CAVANAUGH: Is this KPBS Midday Edition. I'm Maureen Cavanaugh. It's Tuesday, August 21st. Our top story on Midday Edition is the meeting last night in Poway about a controversial school bond. The district told voters last year it needed approval to borrow $105 million to finish a school modernization project. The voters gave that approval, most not realizing the type of bond being used would actually cost residents almost a billion dollars over 40 years. The story pursued by voice of San Diego education reporter Will Carless has made national headlines. Will was at the meeting last night where Poway officials tried to explain the bond. And welcome, Will. CARLESS: Always a pleasure, Maureen. CAVANAUGH: First of all, was the meeting last night well-attended? CARLESS: Oh, yes. It was standing room only. Aye never been to a Poway School Board meeting, so I can't compare it to previous one, but it was a full house. CAVANAUGH: And what was the atmosphere like? CARLESS: It was pretty calm. I guess I was expecting it to be more raucous and angry and seething. There were people who were angry, but people were being civil and polite. CAVANAUGH: So people were being cordial and -- CARLESS: Yeah, well, I'm used to the San Diego unified meetings of late, where there's people chanting outside, and people shouting at the School Board. There was none of that. There was an atmosphere of this is a community that's going through a hard time. And the overwhelming kind of impression that one left with was the idea that this is a community that's trying to figure out what to do next and how to get out of this mess if it can. CAVANAUGH: How did school leaders explain this bond deal? CARLESS: Oh, gosh. Well, you're asking me to sort of summarize what they spent about two hours doing yesterday. CAVANAUGH: Ah, okay. CARLESS: But essentially they said, look, we were squeezed into a very tight position by an awful financial market, by a financial collapse. Essentially it boils down to we didn't have another option, we thought we did the best thing, we thought that it was going to work out okay, and we're not apologetic for it, we acknowledge it's extensive, and we did the best we could, and there were no backroom shenanigans, and you don't need to mistrust us. CAVANAUGH: Did they bring up the point they were trying to save residents from a tax hike? CARLESS: It was more them saying, look, we promised you we weren't going to raise your taxes. That's what you told us that you wanted, and that's what we assured that we did with this bond. And at the end of the day, of course they didn't. Taxes could very well rise as a result of the bond. But at least in the short term for the next 20 year, they have tied in the tax rate is not going to increase, and they kept their word. CAVANAUGH: Is this billion dollars bond deal becoming a political issue in Poway? CARLESS: I haven't heard local politicians -- I stand corrected. I did receive an e-mail from one of the council women in Poway. I can't remember her name off the top of my head. But it is. And one of the guys who's running for City Council -- I'm afraid -- his name -- CAVANAUGH: You were up late last night. [ LAUGHTER ] CARLESS: But one of the chaps who used to be on the School Board was there, he said there partly to say I had nothing to do with this, but also to make the political point that he stands behind the School Board and everything else. To be honest, there was a lot of talk about that last night, about people bringing this up, and making it about personal politics and stuff like that. I don't know enough about the internal political machinations in Poway to give your listeners a lot of information on that. CAVANAUGH: Gotcha. Well, one person stood up and claimed he was a financial expert, challenged the assertion that Poway could not find cheaper bonds. Are you going to be following occupy that? CARLESS: Certainly. That was the big claim that was made that I think really needs to be fact-checked. And that's a claim they haven't heard after researching this story for more than a month now, and talking to the School Board and the superintendent, no one's ever raised that to me. They've only said, look, this was the only way we could do it. I've spoken to a couple people this morning who said other school districts were doing deals at the time that didn't involve this. You know? And the way the School Board did this deal under what's called a negotiated bond, which I don't know too much about, but what they're saying is there were other ways to do this deal, this wasn't the only way to do. So I'm going to be challenging that assertion pretty forcefully over the next few days. CAVANAUGH: Thank you so much. CARLESS: Appreciate it. CAVANAUGH: Earlier today I spoke with Dan McAllister. He's speaking out about the Poway bond deal, and offering recommendations for school bond financing. Dan, welcome to the program. MCALLISTER: Good morning, and thank you. How are you? CAVANAUGH: I'm quite well. Thanks a lot. MCALLISTER: It's my pleasure. CAVANAUGH: Remind us why this $105 million bond will wind up costing almost a billion dollars? MCALLISTER: Well, first of all, the duration of the bond issue itself is not 20 years or 25 years. It's 40 years. So the last payment is due 39 years from now in 2051. Secondly, there were no payments due for the first 20 years of the 40 year period. Therefore is becomes in essence, a balloon payment, whereby 40 years of bond payments and interest get pushed into 20. And because the interest rate is up there as well it's going to cause this cost to rise to just under a billion dollars to finance the $105 million that the district was able to issue bonds for. CAVANAUGH: How should the district have set up the bond financing to make sure the cost to taxpayers wouldn't be that high? MCALLISTER: Well, there are some guidelines that we talked about, and I should tell you too, by way of background, that I went before the CBOs, the chief business officers of the -- to tender my thoughts on issues that they should be watchful of, as they move forward to do bond issuances. On the face, capital appreciation bonds are not illegal. They are not banned here. Michigan by the way is the only state that has banned them because of issues there, apparently. But they have a place in most debt portfolio, or many portfolios that work. Many time, if it's under 25 year, and the interest rates are lower, and the payback ratios are not 4-1. In this case, it's nine or 9.5-1. It's substantial. CAVANAUGH: People may be reluctant to vote for school bonds in their own district when is they hear this story. What are some things voters can look for to make sure the bonds they're voting for make financial sense? MCALLISTER: That's a great question. And I think voters have a duty, a buyer beware duty. They should be scrutinizing the ballot initiates that they're being ask to the vote on. However, we're saying that districts really have the dot, the responsibility to dot, is and that means disclosure, openness, and transparency. So they must reduce down to simple terms the nature of the bond being voted on so that the voters can make an educated decision. It's not enough anymore to go to the voters and say do you approve of $105 million worth of bonds being issued to support our schools? And that seems to be what a lot of entities have done in the past. We're encouraging people to be more overt. Being more assertive and transparent. If they don't have a structure in place when they go to the voters, they should get one. They should have one. CAVANAUGH: So are you saying that in the case of this Poway bond, the proper disclosures were not made? MCALLISTER: I think technically and legally, the disclosures were made. It appears on the surface. However, others will have to decide whether all the legal requirements were met. I'm not in a position to pass that judgment, and I won't try. But I think for all 42 public school district, remember Poway is just one of 42 in the county of San Diego. We offer up suggestions on how to make things work better. Under 25 years, in duration, payment Raich years not greater than 4-1. And also we want to have prepayment clauses in these documents so that if the economic conditions change, the district at hand would be able to refinance out of those bonds. In the case that you're discussing, that we're talking about, Poway, apparently there is no out clause. So they are stuck with what they got a year ago. And they can't get out of it. Other districts by the way have included, like San Diego unified, we understand, has an out clause in their bond issue with caps so that they are in effect able to refinance them and move forward in a different direction if they need to. Flexibility should be the optimal concern here. CAVANAUGH: I'm speaking with San Diego County treasurer and tax collector Dan McAllister of the one reason put forward for getting this bond approval was the fact that tax measures, asking the voters in Poway to actually increase their taxes in order to finish this modernization project would not have been popular and would not have passed. But if this were are set up as a tax rather than a bond, wouldn't it be much more straightforward than the bond in terms of the amount that needed to be paid? MCALLISTER: Possibly. I think that it depends -- there are so many different kinds of ballot measures and issues. If it's a direct tax, you're right, it might be pretty straightforward. Do you agree to increase -- in a hypothetical way, agree to increase sales tax by 1% or half a percent? Or a TOT tax? However, in these situations many times the details are the not revealed to anyone except those who are insider forms who read the volumes of disclosure documents that are out there, and it's too voluminous to put on a simple ballot statement. CAVANAUGH: Based on the billion dollar repayment, how much will people be paying in taxes over the next 40 years? MCALLISTER: The California taxpayers association tried to put forward a bill which we could not get any response to or for, to wring in these wild projections that many districts utilize to project out 10, 20, 30, 40 years the assessed valuation of the properties in their jurisdiction. Will I think we've learned just in the last few years that you can't predict real estate values at all in the long run! We don't know all the circumstances surrounding the economy and what might happen. CAVANAUGH: So we don't really know how much people in the district will be paying? MCALLISTER: Well, absolutely we should know how much is attached to a specific bond issue. However, we are told by council that that which was represented was only advisory. If they say -- CAVANAUGH: I see. MCALLISTER: $55 per $100,000 of value, that is advisory, not locked in. So it means that it could be raised to accommodate the debt payments if the school district is not able to make them in 20 or 30 years. CAVANAUGH: I see. All of the things that you've been telling us, Dan, the advice that you're giving to other School Boards in San Diego County, the kind legislation that you've been talking about, do you think the fallout from this credibly expensive school bond will change the way schools think about funding projects? MCALLISTER: Well, I would hope so. I would hope that there will be a new day in terms of everyone involved understanding that they have a fiduciary responsibility to be as frank and open with the voters and the taxpayers as possible. And while on the surface it may seem as though total transparency exists, and you might argue that it did in terms of the amount or the duration, meaning the length of time, but all the particulars were missing. And I don't know that that's in the best interests of taxpayers. CAVANAUGH: Dan, thank you so much for speaking with us. MCALLISTER: My pleasure indeed.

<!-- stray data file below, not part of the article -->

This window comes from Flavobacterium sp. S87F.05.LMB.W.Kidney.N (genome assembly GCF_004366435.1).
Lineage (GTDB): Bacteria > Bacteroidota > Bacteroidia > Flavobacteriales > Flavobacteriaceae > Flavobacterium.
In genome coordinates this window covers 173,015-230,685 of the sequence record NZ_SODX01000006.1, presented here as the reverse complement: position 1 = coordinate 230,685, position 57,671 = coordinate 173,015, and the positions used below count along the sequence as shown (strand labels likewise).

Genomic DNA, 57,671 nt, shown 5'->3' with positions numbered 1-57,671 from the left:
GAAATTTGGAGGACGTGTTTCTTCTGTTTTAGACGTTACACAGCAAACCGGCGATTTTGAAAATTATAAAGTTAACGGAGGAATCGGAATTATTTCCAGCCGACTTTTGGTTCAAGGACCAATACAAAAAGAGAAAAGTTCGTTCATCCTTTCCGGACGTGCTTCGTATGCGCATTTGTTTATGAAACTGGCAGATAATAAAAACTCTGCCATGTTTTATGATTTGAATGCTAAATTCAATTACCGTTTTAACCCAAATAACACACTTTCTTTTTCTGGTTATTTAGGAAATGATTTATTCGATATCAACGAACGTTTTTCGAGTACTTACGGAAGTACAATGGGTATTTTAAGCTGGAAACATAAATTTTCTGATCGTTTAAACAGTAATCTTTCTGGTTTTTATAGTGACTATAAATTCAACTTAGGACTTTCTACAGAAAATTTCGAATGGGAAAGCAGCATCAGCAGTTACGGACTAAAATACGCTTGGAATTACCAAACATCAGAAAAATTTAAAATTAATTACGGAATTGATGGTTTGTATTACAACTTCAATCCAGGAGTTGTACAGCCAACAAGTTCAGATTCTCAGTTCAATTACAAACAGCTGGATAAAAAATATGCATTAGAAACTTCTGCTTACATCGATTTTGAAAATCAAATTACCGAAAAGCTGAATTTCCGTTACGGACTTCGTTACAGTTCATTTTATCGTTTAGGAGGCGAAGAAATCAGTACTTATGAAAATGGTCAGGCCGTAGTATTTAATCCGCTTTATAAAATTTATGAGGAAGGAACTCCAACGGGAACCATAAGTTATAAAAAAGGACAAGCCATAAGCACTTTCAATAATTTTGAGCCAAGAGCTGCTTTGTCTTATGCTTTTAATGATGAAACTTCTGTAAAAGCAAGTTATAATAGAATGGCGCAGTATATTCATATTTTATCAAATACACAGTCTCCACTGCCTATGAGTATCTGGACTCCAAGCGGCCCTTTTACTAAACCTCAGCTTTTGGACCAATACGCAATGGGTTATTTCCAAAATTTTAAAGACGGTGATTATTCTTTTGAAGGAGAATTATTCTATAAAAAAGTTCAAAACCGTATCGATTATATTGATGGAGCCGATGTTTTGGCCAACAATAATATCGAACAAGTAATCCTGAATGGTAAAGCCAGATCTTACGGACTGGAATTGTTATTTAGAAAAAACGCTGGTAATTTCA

The Poway Unified School District board and superintendent spent almost two hours Monday evening making their case for the controversial bond deal that has catapulted their district into national headlines and divided a community more used to admiration for its local schools than outrage at its methods.